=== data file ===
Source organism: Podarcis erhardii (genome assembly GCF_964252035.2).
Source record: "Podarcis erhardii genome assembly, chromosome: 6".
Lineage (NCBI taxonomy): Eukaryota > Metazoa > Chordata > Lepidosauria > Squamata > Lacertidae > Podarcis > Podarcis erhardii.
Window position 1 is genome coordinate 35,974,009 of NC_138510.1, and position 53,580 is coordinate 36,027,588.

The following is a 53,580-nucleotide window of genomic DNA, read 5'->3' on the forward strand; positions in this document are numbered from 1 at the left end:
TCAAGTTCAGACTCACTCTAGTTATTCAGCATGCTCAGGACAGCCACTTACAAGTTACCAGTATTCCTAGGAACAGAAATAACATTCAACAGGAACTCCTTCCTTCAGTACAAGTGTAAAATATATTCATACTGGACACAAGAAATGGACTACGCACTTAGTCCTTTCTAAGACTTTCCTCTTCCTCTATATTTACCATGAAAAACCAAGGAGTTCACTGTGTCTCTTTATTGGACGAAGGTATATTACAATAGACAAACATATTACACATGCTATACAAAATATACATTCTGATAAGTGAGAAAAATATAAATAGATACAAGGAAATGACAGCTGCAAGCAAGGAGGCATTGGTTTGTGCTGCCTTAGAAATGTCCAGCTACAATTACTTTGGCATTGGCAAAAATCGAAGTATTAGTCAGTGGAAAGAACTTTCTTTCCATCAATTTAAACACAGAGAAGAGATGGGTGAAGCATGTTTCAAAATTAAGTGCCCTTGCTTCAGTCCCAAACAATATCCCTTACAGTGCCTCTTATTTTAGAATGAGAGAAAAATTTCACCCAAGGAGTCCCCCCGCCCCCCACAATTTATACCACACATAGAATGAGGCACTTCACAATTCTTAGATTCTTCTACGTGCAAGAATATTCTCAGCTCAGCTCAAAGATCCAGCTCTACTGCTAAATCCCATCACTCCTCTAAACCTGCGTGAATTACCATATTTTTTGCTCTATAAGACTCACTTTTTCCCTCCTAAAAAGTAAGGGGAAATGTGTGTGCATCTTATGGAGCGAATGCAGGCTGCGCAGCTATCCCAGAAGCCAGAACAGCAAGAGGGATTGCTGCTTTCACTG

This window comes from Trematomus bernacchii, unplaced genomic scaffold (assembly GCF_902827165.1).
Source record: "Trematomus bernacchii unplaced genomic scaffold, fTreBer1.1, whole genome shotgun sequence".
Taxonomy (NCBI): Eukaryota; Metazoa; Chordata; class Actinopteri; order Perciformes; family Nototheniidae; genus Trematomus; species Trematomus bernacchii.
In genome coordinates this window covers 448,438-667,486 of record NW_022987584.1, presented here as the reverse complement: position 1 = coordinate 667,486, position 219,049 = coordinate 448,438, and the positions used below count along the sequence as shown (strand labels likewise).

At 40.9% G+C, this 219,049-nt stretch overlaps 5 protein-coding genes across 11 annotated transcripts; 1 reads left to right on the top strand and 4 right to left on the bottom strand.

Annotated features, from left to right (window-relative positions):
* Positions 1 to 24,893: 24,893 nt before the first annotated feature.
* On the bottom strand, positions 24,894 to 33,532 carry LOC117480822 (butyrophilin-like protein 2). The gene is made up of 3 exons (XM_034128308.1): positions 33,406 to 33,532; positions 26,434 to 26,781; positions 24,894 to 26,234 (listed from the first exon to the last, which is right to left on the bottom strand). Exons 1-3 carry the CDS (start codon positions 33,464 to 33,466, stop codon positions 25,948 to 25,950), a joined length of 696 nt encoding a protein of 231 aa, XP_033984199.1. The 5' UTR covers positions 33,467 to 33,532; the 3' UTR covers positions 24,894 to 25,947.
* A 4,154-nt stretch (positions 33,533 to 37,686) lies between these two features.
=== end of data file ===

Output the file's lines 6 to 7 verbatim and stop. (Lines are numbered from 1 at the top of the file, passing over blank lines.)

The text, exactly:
TCAAGTTCAGACTCACTCTAGTTATTCAGCATGCTCAGGACAGCCACTTACAAGTTACCAGTATTCCTAGGAACAGAAATAACATTCAACAGGAACTCCTTCCTTCAGTACAAGTGTAAAATATATTCATACTGGACACAAGAAATGGACTACGCACTTAGTCCTTTCTAAGACTTTCCTCTTCCTCTATATTTACCATGAAAAACCAAGGAGTTCACTGTGTCTCTTTATTGGACGAAGGTATATTACAATAGACAAACATATTACACATGCTATACAAAATATACATTCTGATAAGTGAGAAAAATATAAATAGATACAAGGAAATGACAGCTGCAAGCAAGGAGGCATTGGTTTGTGCTGCCTTAGAAATGTCCAGCTACAATTACTTTGGCATTGGCAAAAATCGAAGTATTAGTCAGTGGAAAGAACTTTCTTTCCATCAATTTAAACACAGAGAAGAGATGGGTGAAGCATGTTTCAAAATTAAGTGCCCTTGCTTCAGTCCCAAACAATATCCCTTACAGTGCCTCTTATTTTAGAATGAGAGAAAAATTTCACCCAAGGAGTCCCCCCGCCCCCCACAATTTATACCACACATAGAATGAGGCACTTCACAATTCTTAGATTCTTCTACGTGCAAGAATATTCTCAGCTCAGCTCAAAGATCCAGCTCTACTGCTAAATCCCATCACTCCTCTAAACCTGCGTGAATTACCATATTTTTTGCTCTATAAGACTCACTTTTTCCCTCCTAAAAAGTAAGGGGAAATGTGTGTGCATCTTATGGAGCGAATGCAGGCTGCGCAGCTATCCCAGAAGCCAGAACAGCAAGAGGGATTGCTGCTTTCACTG

This window comes from Trematomus bernacchii, unplaced genomic scaffold (assembly GCF_902827165.1).